Mark Hofmeyer at Movies, Films, And Flix has done extensive research and aggregating to compile a list of the top horror films of the 21st century, based on several pre-existing lists and a new poll created to whittle it all down to the very best.
You can check out the full top 20 list and a breakdown of how Hofmeyer came to these results here. Let us know your thoughts on what's missing and which are deserving of their current spots on the list. With LONE SURVIVOR becoming the first surprise of 2014 at the box office, it seems a good time to go back and look at one of the most popular genres of film: War.
Director Kim Ji-Woon (A Tale of Two Sisters) sends an intelligence agent (Lee Byung-hun) on a mission of vengeance against a sadistic serial killer (Choi Min-sik) in this shocking and stunningly depraved cat and mouse thriller in which all notions of morality go out the window along with numerous bloody body parts.
Brutal and almost unwatchable, Martyrs represented perhaps the apex of the French extreme horror movement.
The movie, like its spiritual forefather Night of the Living Dead, is also rich in political and social subtext, while balancing moments of outright terror with passages of almost poetic reflection. Debate rages (even now, between this writer and his editor) over whether Mulholland Drive is actually a horror movie, but the simple truth is that filmmaking legend David Lynch has incorporated elements of horror into many of his films. Lead actress Maika Monroe is a star in the making, but the most unforgettable thing about It Follows is its implacable walking phantoms, who cause your flesh to crawl every time they enter the frame. Both a deconstruction of the horror genre and a cracking good horror movie in its own right, The Cabin in the Woods could only be the work of Joss Whedon (co-writer) and Drew Goddard (co-writer and director), whose love and understanding of both the genre and the wider pop culture context around it make this one of the smartest satires in recent memory.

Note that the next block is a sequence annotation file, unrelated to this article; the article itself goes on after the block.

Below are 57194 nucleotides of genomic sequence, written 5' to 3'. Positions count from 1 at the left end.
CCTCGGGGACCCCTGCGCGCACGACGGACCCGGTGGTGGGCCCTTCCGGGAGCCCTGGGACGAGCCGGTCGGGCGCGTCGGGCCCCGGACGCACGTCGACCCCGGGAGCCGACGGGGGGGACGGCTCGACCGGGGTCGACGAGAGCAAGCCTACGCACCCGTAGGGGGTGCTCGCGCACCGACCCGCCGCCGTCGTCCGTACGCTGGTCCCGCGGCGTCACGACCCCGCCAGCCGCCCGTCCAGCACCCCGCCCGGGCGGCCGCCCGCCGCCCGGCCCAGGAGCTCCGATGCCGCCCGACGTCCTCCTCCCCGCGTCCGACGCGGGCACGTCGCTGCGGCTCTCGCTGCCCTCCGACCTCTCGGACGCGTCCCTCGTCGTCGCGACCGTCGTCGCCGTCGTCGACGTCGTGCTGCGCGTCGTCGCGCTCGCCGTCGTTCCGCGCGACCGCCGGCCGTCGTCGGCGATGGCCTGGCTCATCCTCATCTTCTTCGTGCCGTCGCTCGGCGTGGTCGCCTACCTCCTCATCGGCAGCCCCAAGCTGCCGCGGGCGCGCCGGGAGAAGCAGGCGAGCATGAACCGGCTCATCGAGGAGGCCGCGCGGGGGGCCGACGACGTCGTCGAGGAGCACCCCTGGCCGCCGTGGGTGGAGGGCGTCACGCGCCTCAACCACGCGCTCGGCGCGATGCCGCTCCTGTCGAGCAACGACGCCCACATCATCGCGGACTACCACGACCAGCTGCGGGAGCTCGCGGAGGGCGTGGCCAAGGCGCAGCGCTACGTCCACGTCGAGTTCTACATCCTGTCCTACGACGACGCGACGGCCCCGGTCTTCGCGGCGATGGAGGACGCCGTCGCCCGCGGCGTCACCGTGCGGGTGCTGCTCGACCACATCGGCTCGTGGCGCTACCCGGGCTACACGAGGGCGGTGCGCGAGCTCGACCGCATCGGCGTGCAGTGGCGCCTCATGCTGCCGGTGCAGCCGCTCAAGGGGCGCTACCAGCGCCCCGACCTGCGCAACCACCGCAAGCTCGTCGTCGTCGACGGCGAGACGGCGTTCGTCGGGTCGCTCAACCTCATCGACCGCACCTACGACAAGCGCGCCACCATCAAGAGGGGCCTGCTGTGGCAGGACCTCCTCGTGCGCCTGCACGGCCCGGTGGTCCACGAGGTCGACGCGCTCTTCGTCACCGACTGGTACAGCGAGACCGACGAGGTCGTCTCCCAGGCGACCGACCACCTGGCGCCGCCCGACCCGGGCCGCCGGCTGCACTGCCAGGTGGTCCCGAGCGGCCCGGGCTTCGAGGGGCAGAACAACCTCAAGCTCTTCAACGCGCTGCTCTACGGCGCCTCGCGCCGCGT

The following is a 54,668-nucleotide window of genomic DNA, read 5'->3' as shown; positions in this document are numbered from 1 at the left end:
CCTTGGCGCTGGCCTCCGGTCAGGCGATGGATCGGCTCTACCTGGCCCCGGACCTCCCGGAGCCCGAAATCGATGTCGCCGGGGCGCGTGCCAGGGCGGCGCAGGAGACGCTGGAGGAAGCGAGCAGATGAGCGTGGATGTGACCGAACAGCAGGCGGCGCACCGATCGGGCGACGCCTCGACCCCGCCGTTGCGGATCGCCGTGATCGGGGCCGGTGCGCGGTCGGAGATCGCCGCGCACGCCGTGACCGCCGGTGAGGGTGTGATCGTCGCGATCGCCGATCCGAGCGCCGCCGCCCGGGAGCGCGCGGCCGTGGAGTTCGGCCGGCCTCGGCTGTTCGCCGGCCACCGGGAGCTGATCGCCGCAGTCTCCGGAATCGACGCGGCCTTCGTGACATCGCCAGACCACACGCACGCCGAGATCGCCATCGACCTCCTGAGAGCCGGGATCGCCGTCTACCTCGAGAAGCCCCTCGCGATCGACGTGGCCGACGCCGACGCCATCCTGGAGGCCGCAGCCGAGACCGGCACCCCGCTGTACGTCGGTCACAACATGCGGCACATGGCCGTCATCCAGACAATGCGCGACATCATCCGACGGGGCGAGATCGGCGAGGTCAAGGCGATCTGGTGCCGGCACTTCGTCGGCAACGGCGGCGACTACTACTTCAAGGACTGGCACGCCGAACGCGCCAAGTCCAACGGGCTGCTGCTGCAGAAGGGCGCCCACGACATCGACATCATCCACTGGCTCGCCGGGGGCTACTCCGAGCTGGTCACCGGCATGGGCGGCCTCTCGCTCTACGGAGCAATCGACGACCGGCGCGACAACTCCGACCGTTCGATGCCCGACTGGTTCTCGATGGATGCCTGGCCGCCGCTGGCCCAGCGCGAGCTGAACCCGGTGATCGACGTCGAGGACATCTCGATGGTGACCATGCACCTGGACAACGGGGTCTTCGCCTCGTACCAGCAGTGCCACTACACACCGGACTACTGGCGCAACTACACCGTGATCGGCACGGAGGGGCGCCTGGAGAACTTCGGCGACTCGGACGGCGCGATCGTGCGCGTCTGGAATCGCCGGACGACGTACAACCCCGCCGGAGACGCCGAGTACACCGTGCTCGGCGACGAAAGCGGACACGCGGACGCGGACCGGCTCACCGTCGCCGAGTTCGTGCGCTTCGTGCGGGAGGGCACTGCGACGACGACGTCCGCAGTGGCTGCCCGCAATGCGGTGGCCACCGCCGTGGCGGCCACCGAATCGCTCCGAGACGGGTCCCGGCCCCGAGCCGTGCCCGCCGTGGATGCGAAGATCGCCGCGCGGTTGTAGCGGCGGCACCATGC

A faithful and pretty great Stephen King adaptation, The Mist is terrifying not just for the macabre monsters that coming streaming out of the title cloud to lay siege on a small group of people trapped in a supermarket, but for the way those people turn so quickly on each other as well. Anderson shot the movie at the real Danvers, and the empty treatment rooms and labyrinthine underground tunnels create an undeniable atmosphere of disquiet and uncertainty. It was a foregone conclusion that the Japanese horror smash Ringu (1998), after becoming an underground sensation internationally, would be the subject of a big-budget Hollywood remake.
The American version fleshes out a few more narrative points that the Japanese film left ambiguous, but never wavers from its tone of quietly mounting terror. The movie is unstoppably scary, showing no mercy to the characters or the audience (one shock early in the film makes this writer jump to this day), but also examines how far people will go to survive in seemingly impossible circumstances.
With just one feature to his credit before this (Down Terrace), director and co-writer Ben Wheatley hits his second film clear out of the park, fashioning it into a mash-up of gritty crime thriller and chilling Lovecraftian horror tale. The somber mood, ambiguous plot (Wheatley deliberately and correctly leaves much unexplained) and almost unwatchable bursts of violence come to a boil in the truly horrifying and enigmatic climax.


Enter the Babadook, the subject of a frightening storybook that Sam finds and an entity that is soon terrorizing mother and child.
The movie is drenched in both a heavy atmosphere of dread and a blanket of sadness; its mournful elegance counterbalances some of its more chilling scenes of terror.
In an era of endless bloodsucking YA hotties, leave it to an 11-year-old girl to create the best and eeriest vampire seen on the screen in years. The two child actors are outstanding, with Leandersson projecting an otherworldliness and weariness far beyond her years. We encourage users to report abusive images and help us moderate the content on We Heart It.
Nicole Kidman is superb as Grace, who relocates herself and her two small children to a remote country estate in the aftermath of World War II.
Romero -- the father of the modern zombie movie -- and to the horror genre in general launched the careers of director Edgar Wright and stars Simon Pegg and Nick Frost outside of the U.K.